A group of engineers at the University of Wisconsin-Madison has been able to turn biomass into the chemical equivalent of jet fuel, and they’ve been able to do it using a process that actually takes advantage of biomass sugars’ bad habit of degrading.
This press release from the school says a simple process developed by James Dumesic, Steenbock Professor of Chemical and Biological Engineering at UW-Madison, postdoctoral researchers Jesse Bond and David Martin Alonso, and graduate students Dong Wang and Ryan West preserves about 95 percent of the energy from the original biomass, requires little hydrogen input, and captures carbon dioxide under high pressure for future use:
Much of the Dumesic group’s previous research of using cellulosic biomass for biofuels has focused on processes that convert abundant plant-based sugars into transportation fuels. However, in previously studied conversion methods, sugar molecules frequently degrade to form levulinic acid and formic acid — two products the previous methods couldn’t readily transform into high-energy liquid fuels.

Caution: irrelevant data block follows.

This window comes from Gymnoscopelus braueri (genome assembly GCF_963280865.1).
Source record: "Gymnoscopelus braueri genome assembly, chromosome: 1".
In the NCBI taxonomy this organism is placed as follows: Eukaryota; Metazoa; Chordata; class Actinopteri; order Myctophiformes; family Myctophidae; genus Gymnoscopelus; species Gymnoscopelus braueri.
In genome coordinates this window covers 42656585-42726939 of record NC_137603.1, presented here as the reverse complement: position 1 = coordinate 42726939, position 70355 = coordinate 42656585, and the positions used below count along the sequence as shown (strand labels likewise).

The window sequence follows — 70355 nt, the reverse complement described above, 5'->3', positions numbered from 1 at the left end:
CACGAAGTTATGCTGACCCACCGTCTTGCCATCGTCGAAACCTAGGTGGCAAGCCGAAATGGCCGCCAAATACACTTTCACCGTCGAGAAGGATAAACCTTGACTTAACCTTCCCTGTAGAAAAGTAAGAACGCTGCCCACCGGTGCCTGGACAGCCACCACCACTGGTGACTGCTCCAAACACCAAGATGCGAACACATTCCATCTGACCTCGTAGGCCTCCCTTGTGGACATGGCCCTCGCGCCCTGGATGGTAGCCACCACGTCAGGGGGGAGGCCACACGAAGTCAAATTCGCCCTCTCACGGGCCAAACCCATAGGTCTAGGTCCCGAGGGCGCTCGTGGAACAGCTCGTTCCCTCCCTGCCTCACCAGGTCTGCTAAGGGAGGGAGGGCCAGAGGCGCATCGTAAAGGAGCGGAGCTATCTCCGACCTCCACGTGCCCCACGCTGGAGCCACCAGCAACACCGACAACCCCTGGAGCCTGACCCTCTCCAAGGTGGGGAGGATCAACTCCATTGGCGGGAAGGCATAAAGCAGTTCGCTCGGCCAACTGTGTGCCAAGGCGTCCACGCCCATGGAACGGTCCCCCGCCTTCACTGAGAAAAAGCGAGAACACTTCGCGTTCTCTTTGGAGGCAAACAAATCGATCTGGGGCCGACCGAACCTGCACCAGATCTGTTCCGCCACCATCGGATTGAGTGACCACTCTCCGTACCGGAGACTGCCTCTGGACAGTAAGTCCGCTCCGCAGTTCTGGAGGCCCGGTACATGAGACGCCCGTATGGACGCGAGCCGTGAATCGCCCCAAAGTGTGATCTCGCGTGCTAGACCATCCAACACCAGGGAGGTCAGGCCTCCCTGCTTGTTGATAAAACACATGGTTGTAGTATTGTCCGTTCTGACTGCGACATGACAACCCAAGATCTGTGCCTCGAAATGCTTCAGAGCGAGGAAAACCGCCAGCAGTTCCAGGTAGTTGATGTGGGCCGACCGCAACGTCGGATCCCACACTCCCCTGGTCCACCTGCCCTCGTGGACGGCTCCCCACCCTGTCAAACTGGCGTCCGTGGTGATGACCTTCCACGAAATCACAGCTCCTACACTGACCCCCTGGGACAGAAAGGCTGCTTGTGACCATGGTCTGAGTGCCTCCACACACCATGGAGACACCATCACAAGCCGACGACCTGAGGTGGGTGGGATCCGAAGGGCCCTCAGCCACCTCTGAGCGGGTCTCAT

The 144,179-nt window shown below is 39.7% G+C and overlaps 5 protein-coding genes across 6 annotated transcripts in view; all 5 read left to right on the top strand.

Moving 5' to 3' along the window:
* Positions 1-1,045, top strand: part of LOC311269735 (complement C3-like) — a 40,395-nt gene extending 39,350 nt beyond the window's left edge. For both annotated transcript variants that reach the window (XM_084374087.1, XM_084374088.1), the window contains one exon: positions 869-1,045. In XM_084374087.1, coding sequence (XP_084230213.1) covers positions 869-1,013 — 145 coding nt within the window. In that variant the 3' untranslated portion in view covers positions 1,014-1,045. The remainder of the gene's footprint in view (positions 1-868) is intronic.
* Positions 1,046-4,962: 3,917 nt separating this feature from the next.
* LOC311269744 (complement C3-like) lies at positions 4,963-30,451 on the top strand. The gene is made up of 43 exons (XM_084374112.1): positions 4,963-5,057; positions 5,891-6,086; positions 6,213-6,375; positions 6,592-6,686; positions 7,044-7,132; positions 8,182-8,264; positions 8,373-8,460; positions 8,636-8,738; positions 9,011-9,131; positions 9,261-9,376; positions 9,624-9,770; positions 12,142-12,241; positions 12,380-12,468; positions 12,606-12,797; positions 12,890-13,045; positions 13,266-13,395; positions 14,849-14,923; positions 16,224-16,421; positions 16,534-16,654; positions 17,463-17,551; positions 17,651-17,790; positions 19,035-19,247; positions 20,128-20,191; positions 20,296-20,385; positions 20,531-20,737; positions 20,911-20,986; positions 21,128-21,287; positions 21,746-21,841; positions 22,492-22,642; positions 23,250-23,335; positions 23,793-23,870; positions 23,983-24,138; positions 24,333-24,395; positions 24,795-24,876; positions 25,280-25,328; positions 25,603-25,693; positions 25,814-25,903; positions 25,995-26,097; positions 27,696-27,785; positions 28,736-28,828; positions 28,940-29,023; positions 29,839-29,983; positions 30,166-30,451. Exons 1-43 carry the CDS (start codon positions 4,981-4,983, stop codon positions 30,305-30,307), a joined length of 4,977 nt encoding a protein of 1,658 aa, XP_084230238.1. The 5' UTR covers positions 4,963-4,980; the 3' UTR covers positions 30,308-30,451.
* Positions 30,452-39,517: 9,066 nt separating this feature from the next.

The team’s new method exploits sugar’s tendency to degrade. “Instead of trying to fight the degradation, we started with levulinic acid and formic acid and tried to see what we could do using that as a platform,” says Dumesic.
In the presence of metal catalysts, the two acids react to form gamma-valerolactone, or GVL, which now is manufactured in small quantities as an herbal food and perfume additive. Using laboratory-scale equipment and stable, inexpensive catalysts, Dumesic’s group converts aqueous solutions of GVL into jet fuel. “It really is very simple,” says Bond, of the two-step catalytic process. “We can pull off these two catalytic stages, as well as the requisite separation steps, in series, with basic equipment. With very minimal processing, we can produce a pure stream of jet-fuel-range alkenes and a fairly pure stream of carbon dioxide.”
The researchers say the fuel produced is high-energy density, making it better suited for the aviation industry than more conventional ethanol. Now, the team is working on making the process cost-effective.